In Crisis or In Control? Evolving Threat Actor Tactics Illustrate the Need for Clear Cybersecurity Communications … – Corporate Compliance Insights

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Many companies understandably focus on technical matters when implementing cybersecurity technology, processes and procedures. But as the tactics of threat actors become increasingly aggressive, often personally targeting high-profile executives and their families, reputation risk is one of the clear knock-on effects for companies affected by an ongoing attempted attack. A group of authors from FTI Consulting dig into the cybersecurity threat landscape and share tips for developing an informed cybersecurity communications strategy.

Allie Bohan, Tess Sams, Jonah Pitkowsky and Ana Wilmer co-authored this article.

Picture this: you’re a senior executive whose organization is managing a crippling ransomware attack. For several days, your legal, IT, communications and executive teams have been working around the clock to restore encrypted systems and engage with stakeholders concerned about business continuity and the safety of data shared between organizations.

Acting at the direction of your board, you have chosen not to pay the threat actor’s ransom demand, opting instead to restore systems from backups — an often lengthy endeavor — and face the prospect of a data leak involving information exfiltrated from your corporate network.

The threat actor, unwilling to accept your decision, turns up the heat. They send a bouquet of flowers, accompanied by a chilling note resembling a condolence letter, to the home of your CEO. The note indicates, in no uncertain terms, that extortion tactics will continue to escalate if your company does not pay the ransom. Having thought the worst was behind you, you are unprepared for this escalation and do not have a communications strategy to respond if this development becomes public or the escalations continue. In this critical moment, you begin to lose control of the narrative — and possibly the entire situation. Making matters worse, your CEO’s family is now part of the equation.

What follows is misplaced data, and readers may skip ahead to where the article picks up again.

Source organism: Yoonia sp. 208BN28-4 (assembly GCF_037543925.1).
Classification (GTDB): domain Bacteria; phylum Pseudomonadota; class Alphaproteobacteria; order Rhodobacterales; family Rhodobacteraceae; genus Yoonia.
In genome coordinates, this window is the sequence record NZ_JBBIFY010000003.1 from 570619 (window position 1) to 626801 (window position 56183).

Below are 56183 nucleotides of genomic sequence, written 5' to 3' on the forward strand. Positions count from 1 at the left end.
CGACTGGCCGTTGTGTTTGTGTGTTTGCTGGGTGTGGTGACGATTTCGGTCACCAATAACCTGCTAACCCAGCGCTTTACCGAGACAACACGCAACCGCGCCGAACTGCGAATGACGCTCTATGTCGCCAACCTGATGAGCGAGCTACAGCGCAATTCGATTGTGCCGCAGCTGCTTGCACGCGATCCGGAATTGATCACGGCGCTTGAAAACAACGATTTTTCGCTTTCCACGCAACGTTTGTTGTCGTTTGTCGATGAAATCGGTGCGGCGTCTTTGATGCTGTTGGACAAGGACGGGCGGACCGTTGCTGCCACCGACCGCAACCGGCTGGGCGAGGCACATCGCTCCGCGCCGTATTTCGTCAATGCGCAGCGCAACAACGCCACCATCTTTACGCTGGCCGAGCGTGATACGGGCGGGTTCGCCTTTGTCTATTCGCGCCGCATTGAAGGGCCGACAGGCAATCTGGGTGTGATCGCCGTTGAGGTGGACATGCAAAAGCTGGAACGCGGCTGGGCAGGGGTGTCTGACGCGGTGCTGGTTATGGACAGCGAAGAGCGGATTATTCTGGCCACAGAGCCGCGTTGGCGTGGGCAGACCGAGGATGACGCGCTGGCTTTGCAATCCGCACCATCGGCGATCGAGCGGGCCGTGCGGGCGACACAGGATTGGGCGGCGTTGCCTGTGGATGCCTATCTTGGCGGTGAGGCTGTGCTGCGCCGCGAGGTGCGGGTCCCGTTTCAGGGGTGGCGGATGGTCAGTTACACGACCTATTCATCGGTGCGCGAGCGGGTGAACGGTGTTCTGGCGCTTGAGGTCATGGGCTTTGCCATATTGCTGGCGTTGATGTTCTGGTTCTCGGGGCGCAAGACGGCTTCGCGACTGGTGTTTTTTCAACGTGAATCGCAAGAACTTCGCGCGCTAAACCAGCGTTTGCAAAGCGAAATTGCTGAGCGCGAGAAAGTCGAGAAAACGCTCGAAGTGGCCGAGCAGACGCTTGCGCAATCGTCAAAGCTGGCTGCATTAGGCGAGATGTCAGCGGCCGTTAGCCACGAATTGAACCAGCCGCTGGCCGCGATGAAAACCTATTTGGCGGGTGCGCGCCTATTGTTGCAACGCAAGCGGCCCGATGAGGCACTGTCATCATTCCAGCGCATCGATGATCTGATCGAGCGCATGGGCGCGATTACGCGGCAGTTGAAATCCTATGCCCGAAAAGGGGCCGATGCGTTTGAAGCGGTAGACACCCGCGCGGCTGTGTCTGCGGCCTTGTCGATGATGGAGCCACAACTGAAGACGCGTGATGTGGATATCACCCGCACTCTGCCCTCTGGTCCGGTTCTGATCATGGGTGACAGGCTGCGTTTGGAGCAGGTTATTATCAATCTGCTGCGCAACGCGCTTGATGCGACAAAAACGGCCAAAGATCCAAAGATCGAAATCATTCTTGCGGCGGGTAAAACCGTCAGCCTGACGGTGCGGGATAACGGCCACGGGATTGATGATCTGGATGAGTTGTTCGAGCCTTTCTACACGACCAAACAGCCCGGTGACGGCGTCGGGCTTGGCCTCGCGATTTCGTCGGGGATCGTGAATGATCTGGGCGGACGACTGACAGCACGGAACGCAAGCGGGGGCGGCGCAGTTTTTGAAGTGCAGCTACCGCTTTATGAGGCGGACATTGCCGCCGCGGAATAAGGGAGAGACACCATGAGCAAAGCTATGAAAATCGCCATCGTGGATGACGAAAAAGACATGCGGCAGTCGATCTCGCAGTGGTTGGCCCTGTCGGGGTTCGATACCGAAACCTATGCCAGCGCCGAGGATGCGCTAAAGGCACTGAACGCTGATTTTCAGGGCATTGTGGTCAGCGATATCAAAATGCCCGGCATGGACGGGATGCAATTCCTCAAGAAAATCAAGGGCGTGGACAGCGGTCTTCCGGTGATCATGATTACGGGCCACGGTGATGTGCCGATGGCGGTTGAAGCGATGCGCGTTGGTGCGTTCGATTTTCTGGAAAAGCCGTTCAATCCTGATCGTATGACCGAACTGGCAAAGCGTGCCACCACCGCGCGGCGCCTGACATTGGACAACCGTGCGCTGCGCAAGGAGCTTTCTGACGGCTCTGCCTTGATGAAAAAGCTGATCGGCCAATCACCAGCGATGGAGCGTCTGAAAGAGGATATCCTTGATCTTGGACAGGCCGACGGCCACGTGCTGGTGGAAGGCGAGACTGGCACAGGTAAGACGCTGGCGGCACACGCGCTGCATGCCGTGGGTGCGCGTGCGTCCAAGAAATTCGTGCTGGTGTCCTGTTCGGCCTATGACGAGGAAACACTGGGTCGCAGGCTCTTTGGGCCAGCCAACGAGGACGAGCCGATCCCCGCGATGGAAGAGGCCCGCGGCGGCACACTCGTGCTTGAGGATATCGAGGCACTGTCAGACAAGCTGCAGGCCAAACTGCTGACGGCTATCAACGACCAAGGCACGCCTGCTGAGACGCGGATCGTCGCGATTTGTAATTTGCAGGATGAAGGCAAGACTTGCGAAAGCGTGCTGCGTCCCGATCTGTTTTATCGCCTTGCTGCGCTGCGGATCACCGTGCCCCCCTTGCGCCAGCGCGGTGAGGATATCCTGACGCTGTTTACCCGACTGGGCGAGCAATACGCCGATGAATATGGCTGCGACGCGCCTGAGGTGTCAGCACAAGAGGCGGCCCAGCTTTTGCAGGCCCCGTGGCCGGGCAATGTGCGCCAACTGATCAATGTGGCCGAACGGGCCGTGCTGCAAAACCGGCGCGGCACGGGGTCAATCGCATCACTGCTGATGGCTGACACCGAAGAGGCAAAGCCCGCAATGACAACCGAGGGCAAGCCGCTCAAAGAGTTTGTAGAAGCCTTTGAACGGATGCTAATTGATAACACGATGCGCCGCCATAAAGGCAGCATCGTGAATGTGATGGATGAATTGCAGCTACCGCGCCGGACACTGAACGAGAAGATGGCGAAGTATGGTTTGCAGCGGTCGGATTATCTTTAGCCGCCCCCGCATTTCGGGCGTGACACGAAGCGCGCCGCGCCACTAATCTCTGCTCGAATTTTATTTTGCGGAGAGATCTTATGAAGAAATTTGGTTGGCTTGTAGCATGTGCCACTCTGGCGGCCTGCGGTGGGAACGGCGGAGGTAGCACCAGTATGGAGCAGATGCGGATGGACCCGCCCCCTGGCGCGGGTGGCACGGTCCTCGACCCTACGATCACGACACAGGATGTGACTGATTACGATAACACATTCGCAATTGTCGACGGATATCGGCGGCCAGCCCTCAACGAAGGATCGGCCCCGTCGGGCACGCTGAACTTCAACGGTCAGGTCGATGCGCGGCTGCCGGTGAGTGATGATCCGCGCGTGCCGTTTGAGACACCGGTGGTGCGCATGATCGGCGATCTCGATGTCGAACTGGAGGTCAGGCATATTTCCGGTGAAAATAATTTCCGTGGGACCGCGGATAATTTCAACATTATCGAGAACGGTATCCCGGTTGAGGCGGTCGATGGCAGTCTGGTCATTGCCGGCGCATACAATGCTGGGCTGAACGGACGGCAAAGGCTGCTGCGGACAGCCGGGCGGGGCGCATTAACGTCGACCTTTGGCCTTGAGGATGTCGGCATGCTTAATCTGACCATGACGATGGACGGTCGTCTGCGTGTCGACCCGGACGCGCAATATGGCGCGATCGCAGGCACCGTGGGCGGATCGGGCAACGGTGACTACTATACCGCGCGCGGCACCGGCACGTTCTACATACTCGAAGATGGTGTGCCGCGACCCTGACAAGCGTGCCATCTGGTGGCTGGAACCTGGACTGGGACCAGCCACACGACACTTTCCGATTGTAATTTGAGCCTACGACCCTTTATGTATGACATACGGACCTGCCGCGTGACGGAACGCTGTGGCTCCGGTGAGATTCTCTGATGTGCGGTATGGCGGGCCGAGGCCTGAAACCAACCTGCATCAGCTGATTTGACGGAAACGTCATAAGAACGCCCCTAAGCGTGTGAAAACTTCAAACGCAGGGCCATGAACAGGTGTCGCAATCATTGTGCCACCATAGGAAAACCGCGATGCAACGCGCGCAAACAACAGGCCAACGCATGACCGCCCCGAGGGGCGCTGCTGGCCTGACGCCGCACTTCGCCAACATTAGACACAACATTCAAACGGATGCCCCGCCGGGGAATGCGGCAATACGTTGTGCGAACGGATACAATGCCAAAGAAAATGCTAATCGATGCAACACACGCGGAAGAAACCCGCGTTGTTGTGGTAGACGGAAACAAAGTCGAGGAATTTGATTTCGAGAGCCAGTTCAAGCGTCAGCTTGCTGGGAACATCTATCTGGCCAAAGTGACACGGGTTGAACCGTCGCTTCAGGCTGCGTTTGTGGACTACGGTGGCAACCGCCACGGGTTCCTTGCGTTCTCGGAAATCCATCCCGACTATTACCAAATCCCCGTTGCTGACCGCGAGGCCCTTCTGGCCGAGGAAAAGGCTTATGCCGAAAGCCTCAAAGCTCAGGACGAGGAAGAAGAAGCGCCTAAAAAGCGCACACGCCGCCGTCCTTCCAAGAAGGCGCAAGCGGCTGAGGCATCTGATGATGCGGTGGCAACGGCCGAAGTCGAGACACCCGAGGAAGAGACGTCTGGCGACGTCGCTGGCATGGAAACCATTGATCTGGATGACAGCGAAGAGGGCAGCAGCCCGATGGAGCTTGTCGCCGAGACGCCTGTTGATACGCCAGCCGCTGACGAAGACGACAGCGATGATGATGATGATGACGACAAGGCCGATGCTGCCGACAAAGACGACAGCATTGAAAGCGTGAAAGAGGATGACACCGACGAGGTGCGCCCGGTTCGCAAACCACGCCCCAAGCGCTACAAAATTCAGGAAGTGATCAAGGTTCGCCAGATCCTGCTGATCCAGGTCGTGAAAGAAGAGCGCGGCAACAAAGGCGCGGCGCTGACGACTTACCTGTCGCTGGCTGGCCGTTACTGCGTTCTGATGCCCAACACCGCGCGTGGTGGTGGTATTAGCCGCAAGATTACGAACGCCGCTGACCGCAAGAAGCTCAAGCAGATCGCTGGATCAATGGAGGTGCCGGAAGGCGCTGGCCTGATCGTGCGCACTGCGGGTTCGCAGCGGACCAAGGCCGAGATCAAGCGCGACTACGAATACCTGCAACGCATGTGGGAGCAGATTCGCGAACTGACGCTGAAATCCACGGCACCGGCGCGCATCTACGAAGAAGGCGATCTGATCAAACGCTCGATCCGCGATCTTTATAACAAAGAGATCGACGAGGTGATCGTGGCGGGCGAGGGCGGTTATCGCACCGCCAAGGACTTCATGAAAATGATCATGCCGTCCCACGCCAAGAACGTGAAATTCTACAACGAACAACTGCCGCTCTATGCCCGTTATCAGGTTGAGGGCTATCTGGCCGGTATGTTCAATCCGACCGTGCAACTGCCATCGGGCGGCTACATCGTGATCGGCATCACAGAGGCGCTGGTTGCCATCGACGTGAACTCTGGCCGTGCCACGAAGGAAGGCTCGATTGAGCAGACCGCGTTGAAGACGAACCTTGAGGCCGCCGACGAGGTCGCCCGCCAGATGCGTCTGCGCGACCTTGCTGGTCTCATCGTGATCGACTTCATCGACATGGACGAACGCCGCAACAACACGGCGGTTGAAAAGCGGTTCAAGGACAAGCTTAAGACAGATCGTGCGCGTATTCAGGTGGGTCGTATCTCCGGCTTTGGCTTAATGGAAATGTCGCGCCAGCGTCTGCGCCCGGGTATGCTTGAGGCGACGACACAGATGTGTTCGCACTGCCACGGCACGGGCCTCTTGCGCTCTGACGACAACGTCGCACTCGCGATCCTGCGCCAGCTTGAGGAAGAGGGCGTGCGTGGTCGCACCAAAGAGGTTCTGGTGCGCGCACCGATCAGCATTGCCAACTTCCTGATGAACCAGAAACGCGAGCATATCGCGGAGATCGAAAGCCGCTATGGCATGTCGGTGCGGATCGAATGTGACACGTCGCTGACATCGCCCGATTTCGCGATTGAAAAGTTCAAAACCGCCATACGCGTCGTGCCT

Such a multifaceted threat, where a bad actor is instilling fear and coercion beyond the digital realm, complicates a cybersecurity incident response. This type of scenario has become more common as bad actors continue to innovate and utilize aggressive tactics to pursue ransom payment.

Organizations that are unprepared for such escalations and do not act rapidly to adapt their communications strategy may quickly become overwhelmed, responding to increasingly unpredictable behavior from online criminals and not appearing in control. Thorough scenario planning and staying abreast of the evolving cybersecurity threat landscape are essential to help organizations respond effectively and enhance their readiness for potential escalations.

As threat actor behavior continues to evolve, communications professionals must ensure that their cybersecurity communications incident response strategy is adaptable to support these types of unforeseen developments.

The evolving cybersecurity threat landscape

Global cybercrime response costs are projected to reach nearly $11 trillion by 2025, and ransomware attacks in particular are on the rise across industries. At the same time, certain threat actor groups, such as BianLian and 8Base, are pivoting toward a pure data extortion business model, monetizing their attacks by exfiltrating data without employing encryption. Consequences of sensitive data leaks, including reputational damage and regulatory penalties, can exert significant pressure on victims to pay the ransom, even without the need to develop and deploy malware to a victim organization’s network.

In addition to the sheer volume of cybercrime, facilitated by the proliferation of ransomware-as-a-service (RaaS), factors reshaping the landscape include exploiting zero-day vulnerabilities en masse, supply chain attacks and capitalizing on cloud security vulnerabilities to infiltrate systems.